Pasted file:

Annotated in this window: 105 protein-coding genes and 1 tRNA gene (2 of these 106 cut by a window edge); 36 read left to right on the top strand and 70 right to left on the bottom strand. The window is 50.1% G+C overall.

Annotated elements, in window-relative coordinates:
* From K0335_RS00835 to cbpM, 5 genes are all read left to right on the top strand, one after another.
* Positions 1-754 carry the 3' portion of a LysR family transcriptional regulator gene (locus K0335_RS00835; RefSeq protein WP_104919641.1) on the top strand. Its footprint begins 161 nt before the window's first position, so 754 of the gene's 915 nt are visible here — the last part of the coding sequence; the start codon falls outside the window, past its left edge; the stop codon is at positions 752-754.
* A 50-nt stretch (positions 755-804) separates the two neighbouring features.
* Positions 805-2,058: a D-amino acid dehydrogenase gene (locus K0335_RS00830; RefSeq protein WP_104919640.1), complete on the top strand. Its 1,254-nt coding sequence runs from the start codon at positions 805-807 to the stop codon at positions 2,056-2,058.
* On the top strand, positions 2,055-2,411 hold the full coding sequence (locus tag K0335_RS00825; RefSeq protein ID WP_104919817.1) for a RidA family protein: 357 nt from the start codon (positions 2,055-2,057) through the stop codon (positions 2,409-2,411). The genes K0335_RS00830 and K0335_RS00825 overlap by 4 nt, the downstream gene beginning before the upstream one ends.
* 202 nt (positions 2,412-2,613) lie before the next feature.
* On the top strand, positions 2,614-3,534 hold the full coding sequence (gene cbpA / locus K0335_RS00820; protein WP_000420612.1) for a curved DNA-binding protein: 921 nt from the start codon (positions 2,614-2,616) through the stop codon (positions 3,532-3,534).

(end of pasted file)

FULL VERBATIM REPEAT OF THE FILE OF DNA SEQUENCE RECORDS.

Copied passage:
Annotated in this window: 105 protein-coding genes and 1 tRNA gene (2 of these 106 cut by a window edge); 36 read left to right on the top strand and 70 right to left on the bottom strand. The window is 50.1% G+C overall.

Annotated elements, in window-relative coordinates:
* From K0335_RS00835 to cbpM, 5 genes are all read left to right on the top strand, one after another.
* Positions 1-754 carry the 3' portion of a LysR family transcriptional regulator gene (locus K0335_RS00835; RefSeq protein WP_104919641.1) on the top strand. Its footprint begins 161 nt before the window's first position, so 754 of the gene's 915 nt are visible here — the last part of the coding sequence; the start codon falls outside the window, past its left edge; the stop codon is at positions 752-754.
* A 50-nt stretch (positions 755-804) separates the two neighbouring features.
* Positions 805-2,058: a D-amino acid dehydrogenase gene (locus K0335_RS00830; RefSeq protein WP_104919640.1), complete on the top strand. Its 1,254-nt coding sequence runs from the start codon at positions 805-807 to the stop codon at positions 2,056-2,058.
* On the top strand, positions 2,055-2,411 hold the full coding sequence (locus tag K0335_RS00825; RefSeq protein ID WP_104919817.1) for a RidA family protein: 357 nt from the start codon (positions 2,055-2,057) through the stop codon (positions 2,409-2,411). The genes K0335_RS00830 and K0335_RS00825 overlap by 4 nt, the downstream gene beginning before the upstream one ends.
* 202 nt (positions 2,412-2,613) lie before the next feature.
* On the top strand, positions 2,614-3,534 hold the full coding sequence (gene cbpA / locus K0335_RS00820; protein WP_000420612.1) for a curved DNA-binding protein: 921 nt from the start codon (positions 2,614-2,616) through the stop codon (positions 3,532-3,534).